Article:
Laser-cut Jigsaw Puzzles

This project was inspired by @taralee who makes awesome art. Check out her etsy store.

My partner and I made a bunch of photo jigsaw puzzles to give as Christmas presents. I wanted to share what worked (or didn’t) for us.

Step 1: We got some photos printed at Staples on a nice glossy paper. We tried matte paper at first but the glossy looked nicer.

Step 2: Glue photos to 1/8" Baltic birch plywood. We used Mod Podge, spread onto both surfaces with a bristle brush. Foam brushes soak up and waste too much of the glue. The moisture of the glue caused the wood to warp a bit. You can counteract that, somewhat, by gluing on the side that is the inside curve of the natural warp of the plywood.

Step 3: Create jigsaw puzzle pattern. We used neon22’s Lasercut Jigsaw extension for Inkscape. This thing is awesome. If you are more creative you could draw your own puzzle-piece shapes. Wise (paraphrased) words from @taralee: make sure you have some sort of “bulb and socket” arrangement on each side of every piece, or else the puzzle pieces will tend to slide apart when you assemble the puzzle.

Step 4: LASER TIME. TESTING, TESTING, AND MORE TESTING. We did a slightly obsessive number of tests to nail down the power and speed settings, minimize scorching, and get clean cuts. We settled on a two-pass cut. The second pass was at much lower power and cleaned up most of the small spots that didn’t get cut on the first pass. When we cut the puzzles picture side down, this resulted in very clean edges that (almost) didn’t need any help where the laser didn’t cut all the way through. Even a small change like a different type of paper affects this, so you need to test with your specific materials to get it perfect.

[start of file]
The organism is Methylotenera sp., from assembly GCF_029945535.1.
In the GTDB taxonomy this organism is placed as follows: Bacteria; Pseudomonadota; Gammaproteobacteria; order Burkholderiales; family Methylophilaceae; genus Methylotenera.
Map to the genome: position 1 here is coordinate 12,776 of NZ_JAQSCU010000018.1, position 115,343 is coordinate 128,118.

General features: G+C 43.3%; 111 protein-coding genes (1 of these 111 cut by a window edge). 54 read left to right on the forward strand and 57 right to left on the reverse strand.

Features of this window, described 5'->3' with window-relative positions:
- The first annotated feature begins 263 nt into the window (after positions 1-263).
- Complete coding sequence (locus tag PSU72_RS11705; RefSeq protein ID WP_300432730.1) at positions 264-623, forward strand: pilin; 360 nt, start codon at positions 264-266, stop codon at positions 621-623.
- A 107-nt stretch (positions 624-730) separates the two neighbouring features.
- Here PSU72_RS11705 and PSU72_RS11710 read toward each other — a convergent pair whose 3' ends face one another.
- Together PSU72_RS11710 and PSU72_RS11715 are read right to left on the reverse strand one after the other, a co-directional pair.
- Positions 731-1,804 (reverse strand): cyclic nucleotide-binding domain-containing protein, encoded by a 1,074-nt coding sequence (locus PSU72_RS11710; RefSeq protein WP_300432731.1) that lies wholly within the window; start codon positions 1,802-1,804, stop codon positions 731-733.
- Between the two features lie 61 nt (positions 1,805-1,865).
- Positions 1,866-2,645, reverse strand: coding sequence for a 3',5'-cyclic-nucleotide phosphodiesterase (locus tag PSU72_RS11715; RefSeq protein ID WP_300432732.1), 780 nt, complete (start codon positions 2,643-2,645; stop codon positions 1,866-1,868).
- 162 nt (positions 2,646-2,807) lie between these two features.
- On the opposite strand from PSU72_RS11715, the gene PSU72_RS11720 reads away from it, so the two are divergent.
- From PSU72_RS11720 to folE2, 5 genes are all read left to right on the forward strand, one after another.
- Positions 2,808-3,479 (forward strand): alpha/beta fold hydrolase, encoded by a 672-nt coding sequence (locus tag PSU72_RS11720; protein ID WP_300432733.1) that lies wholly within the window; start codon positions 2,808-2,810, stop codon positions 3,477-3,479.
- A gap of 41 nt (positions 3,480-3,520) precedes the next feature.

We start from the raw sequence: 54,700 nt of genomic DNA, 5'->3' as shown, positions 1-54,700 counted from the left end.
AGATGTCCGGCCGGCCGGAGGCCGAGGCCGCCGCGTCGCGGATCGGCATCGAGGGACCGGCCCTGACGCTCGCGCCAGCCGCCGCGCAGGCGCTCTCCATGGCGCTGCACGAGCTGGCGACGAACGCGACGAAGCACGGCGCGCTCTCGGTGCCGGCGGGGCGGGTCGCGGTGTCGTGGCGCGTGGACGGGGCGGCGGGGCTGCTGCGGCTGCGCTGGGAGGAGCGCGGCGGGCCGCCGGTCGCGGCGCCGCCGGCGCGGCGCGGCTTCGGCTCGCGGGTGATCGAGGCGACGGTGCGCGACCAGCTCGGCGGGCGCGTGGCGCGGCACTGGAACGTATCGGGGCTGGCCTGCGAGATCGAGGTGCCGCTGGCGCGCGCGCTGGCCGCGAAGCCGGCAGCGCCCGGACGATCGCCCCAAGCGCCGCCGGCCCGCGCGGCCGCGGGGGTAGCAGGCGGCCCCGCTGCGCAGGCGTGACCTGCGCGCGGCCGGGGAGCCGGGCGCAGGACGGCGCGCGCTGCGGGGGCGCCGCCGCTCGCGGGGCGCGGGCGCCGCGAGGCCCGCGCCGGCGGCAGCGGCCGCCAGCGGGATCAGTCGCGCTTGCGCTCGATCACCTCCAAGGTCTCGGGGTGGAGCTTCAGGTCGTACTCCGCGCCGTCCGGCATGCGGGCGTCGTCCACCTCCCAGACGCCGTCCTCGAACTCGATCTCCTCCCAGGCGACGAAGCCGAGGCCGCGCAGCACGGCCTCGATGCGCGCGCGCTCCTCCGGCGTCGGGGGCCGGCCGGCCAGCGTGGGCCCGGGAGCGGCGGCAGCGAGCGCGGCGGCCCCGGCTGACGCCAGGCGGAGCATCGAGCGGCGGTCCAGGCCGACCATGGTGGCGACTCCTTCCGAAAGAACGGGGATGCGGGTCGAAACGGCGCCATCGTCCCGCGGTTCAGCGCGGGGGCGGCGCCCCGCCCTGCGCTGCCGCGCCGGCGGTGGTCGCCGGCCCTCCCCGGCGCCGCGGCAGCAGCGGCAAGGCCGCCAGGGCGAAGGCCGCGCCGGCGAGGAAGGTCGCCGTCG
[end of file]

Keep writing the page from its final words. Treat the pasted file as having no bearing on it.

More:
So much testing

More testing… we decided against cardstock because it didn’t stay flat enough after being cut. It’s possible a different type of stock would work better.

Yet more testing. Side by side with first wood puzzle. We tried 1/4" ply which gives the puzzle pieces a nice feeling, but takes a lot more power to cut, which results in more smoke staining. And it costs more. Also sharing because this cartoonized pic of the kid in his Ironman suit looks badass.

This piece was cut upside-down to reduce the scorch marks. But the power was a tiny bit too low and it didn’t cut all the way in some spots, resulting in this ugly tearing in the paper when the pieces were separated.

Cutting the puzzle upside-down to keep most of the scorching on the back. Placement of weights was critical to keep the plywood flat during cutting. I also found that some of the pieces would sproing right up as they were freed from the sheet, so I had to pause the job and adjust weights a bunch of times.

Eventually all that testing paid off and we got some really clean cuts.

All the pieces got a final coating with hairspray (gotta use what you can while travelling!). This was done by my partner in another country so I can’t say too much about it. I think it probably helped to seal the wood edges and will (maybe?) prevent the paper from peeling off over time.